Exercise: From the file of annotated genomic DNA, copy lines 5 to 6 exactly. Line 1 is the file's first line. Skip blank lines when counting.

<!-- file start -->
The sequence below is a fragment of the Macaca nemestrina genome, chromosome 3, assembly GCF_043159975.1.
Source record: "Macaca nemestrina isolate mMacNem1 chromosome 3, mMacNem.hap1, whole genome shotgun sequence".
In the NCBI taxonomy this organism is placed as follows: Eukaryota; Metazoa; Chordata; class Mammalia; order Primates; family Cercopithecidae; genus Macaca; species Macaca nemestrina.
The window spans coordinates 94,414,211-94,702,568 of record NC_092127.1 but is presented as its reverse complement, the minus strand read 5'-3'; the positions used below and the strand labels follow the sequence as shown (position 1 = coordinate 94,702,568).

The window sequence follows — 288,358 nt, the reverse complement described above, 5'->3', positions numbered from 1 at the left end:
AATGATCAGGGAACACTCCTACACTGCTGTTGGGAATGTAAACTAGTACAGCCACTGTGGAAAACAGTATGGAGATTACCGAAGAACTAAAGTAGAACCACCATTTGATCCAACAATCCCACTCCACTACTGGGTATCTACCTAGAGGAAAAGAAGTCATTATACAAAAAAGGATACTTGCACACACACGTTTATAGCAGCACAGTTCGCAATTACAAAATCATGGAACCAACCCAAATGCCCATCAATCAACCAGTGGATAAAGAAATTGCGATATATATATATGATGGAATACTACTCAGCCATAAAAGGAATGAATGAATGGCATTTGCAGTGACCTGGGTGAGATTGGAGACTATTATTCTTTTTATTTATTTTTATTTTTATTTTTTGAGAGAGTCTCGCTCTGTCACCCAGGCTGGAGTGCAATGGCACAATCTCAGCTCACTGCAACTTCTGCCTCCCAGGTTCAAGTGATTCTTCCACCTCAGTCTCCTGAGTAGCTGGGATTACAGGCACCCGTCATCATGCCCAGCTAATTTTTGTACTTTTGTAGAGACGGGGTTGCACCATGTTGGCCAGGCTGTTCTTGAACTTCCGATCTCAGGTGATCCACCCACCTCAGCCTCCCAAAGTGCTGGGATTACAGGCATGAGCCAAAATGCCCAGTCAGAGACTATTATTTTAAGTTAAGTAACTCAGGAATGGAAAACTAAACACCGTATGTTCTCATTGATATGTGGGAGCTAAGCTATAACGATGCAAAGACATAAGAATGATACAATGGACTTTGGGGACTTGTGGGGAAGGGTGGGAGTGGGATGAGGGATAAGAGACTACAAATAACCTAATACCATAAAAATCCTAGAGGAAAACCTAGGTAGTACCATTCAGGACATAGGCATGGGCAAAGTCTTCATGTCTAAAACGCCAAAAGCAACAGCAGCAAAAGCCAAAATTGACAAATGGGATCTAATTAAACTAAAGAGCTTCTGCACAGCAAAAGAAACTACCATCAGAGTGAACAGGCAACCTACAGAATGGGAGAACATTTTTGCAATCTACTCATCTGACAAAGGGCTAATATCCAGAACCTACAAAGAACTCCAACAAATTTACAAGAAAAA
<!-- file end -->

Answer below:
The window sequence follows — 288,358 nt, the reverse complement described above, 5'->3', positions numbered from 1 at the left end:
AATGATCAGGGAACACTCCTACACTGCTGTTGGGAATGTAAACTAGTACAGCCACTGTGGAAAACAGTATGGAGATTACCGAAGAACTAAAGTAGAACCACCATTTGATCCAACAATCCCACTCCACTACTGGGTATCTACCTAGAGGAAAAGAAGTCATTATACAAAAAAGGATACTTGCACACACACGTTTATAGCAGCACAGTTCGCAATTACAAAATCATGGAACCAACCCAAATGCCCATCAATCAACCAGTGGATAAAGAAATTGCGATATATATATATGATGGAATACTACTCAGCCATAAAAGGAATGAATGAATGGCATTTGCAGTGACCTGGGTGAGATTGGAGACTATTATTCTTTTTATTTATTTTTATTTTTATTTTTTGAGAGAGTCTCGCTCTGTCACCCAGGCTGGAGTGCAATGGCACAATCTCAGCTCACTGCAACTTCTGCCTCCCAGGTTCAAGTGATTCTTCCACCTCAGTCTCCTGAGTAGCTGGGATTACAGGCACCCGTCATCATGCCCAGCTAATTTTTGTACTTTTGTAGAGACGGGGTTGCACCATGTTGGCCAGGCTGTTCTTGAACTTCCGATCTCAGGTGATCCACCCACCTCAGCCTCCCAAAGTGCTGGGATTACAGGCATGAGCCAAAATGCCCAGTCAGAGACTATTATTTTAAGTTAAGTAACTCAGGAATGGAAAACTAAACACCGTATGTTCTCATTGATATGTGGGAGCTAAGCTATAACGATGCAAAGACATAAGAATGATACAATGGACTTTGGGGACTTGTGGGGAAGGGTGGGAGTGGGATGAGGGATAAGAGACTACAAATAACCTAATACCATAAAAATCCTAGAGGAAAACCTAGGTAGTACCATTCAGGACATAGGCATGGGCAAAGTCTTCATGTCTAAAACGCCAAAAGCAACAGCAGCAAAAGCCAAAATTGACAAATGGGATCTAATTAAACTAAAGAGCTTCTGCACAGCAAAAGAAACTACCATCAGAGTGAACAGGCAACCTACAGAATGGGAGAACATTTTTGCAATCTACTCATCTGACAAAGGGCTAATATCCAGAACCTACAAAGAACTCCAACAAATTTACAAGAAAAA